And when it comes to marginalized sexuality, there is a very real motivation for trying to scrunch it down and pretend it isn’t happening. Callie’s struggles in the beginning felt very real to me as she wrestled with this thing and was afraid that she was doing it wrong and she wasn’t sure what was right. Her whole world was turning upside down because she was finding this entirely new part of herself and she wasn’t sure where it was going.
And then the gaywashing happened. Here we had these two fabulous characters, in a relationship which wasn’t totally groundbreaking for television, but was a bit unusual, and ABC gave Brooke Smith the axe. Did ABC get spooked? It seems pretty probable, given that Smith was fired before the most controversial episodes even had a chance to air, so it’s not like they can claim that they were responding to the delicate and offended sensibilities of viewers or something.
Props to Shonda for pushing forward and giving Callie another chance, this time with Arizona Robbins. One thing I like about the dynamic between the two is that Arizona was initially hesitant about getting involved with Callie, because she felt more like she was in a settling down mode, and less like she wanted to be with someone whom she thought was experimenting. The fact that she overcame that speaks well of her character, I think, and it added another dimension to their relationship.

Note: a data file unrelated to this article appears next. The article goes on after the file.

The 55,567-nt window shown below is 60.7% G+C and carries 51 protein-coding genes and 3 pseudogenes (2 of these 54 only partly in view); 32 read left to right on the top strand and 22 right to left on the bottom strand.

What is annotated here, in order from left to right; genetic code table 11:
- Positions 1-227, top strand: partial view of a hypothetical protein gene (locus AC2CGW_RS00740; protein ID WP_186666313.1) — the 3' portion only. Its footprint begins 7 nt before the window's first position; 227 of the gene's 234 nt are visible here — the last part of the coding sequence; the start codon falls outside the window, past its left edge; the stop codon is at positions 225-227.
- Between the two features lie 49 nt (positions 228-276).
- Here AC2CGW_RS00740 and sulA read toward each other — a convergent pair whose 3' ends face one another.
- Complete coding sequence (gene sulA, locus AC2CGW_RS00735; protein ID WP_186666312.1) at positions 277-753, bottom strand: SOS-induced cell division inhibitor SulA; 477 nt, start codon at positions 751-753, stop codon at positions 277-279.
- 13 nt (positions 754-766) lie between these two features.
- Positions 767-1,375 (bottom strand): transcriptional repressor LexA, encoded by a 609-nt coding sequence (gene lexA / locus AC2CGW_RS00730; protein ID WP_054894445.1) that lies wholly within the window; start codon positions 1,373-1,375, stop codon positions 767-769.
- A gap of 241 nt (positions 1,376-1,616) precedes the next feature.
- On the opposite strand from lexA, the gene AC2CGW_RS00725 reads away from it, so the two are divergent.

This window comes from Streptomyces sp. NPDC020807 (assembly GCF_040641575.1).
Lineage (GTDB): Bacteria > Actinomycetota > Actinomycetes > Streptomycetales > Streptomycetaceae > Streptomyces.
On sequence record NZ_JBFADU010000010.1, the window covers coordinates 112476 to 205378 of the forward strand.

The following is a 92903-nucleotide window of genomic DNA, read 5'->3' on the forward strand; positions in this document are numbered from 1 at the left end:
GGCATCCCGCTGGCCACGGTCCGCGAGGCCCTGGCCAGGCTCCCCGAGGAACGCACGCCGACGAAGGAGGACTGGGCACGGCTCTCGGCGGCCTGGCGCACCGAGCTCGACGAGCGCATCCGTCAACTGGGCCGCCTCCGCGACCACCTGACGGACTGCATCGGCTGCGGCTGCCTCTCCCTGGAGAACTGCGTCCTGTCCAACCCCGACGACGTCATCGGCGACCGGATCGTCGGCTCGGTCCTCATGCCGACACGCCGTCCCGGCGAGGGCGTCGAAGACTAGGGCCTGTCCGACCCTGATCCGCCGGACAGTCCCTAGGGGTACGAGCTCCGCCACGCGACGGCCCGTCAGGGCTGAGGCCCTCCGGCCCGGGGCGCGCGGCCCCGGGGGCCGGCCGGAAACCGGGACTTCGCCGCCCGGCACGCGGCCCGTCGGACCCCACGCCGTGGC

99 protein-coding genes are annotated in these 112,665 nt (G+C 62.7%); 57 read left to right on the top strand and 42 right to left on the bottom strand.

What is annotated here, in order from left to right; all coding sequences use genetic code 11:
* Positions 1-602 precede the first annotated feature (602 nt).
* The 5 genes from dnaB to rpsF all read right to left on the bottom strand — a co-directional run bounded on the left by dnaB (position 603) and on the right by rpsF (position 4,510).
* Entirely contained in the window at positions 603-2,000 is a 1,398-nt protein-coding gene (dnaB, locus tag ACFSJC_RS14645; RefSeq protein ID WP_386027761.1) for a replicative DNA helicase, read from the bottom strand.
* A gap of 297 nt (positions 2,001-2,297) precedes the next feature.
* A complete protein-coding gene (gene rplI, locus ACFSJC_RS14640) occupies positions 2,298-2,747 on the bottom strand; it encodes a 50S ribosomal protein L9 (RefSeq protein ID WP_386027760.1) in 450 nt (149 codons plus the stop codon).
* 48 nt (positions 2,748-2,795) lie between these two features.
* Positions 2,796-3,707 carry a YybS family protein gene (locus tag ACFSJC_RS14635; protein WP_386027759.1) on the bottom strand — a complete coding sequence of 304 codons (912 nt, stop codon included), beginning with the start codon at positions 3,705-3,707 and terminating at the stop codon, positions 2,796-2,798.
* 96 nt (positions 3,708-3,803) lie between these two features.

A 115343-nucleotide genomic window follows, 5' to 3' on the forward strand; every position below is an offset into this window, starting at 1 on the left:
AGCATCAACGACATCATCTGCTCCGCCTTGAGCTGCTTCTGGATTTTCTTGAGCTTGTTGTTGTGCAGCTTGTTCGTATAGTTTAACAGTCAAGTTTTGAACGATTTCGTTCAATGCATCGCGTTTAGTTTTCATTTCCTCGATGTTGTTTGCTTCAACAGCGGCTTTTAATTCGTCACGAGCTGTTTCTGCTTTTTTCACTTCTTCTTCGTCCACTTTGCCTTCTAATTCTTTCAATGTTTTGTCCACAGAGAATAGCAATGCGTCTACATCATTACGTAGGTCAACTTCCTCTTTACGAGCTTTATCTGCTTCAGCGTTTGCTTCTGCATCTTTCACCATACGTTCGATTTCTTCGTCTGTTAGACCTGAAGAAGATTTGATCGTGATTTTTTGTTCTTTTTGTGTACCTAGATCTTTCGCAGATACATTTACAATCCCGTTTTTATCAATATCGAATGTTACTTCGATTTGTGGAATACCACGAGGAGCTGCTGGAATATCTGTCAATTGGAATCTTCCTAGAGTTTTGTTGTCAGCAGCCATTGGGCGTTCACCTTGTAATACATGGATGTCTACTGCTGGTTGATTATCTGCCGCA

Unfortunately, Callie seems to have moved straight from “bi” to “lesbian.” And maybe she really is a lesbian; that’s who she is, and that’s how she identifies. But maybe she’s really bi, and the show is quietly letting her be treated as a lesbian because bisexuality, even in women, is threatening. And it’s accompanied with a lot of negative stereotypes. (Like, bizarrely, that being bisexual somehow makes you automatically promiscuous.) Given the fact that society in general seems to believe that bisexuality does not exist, I think that it would be really rather nice to see a truly bisexual person depicted on television, and honestly I feel like it’s a good fit with her character, not like I am trying to force her into a box to satisfy my own agenda. So, I hope that the bi side of her is allowed to flourish again as the show moves forward.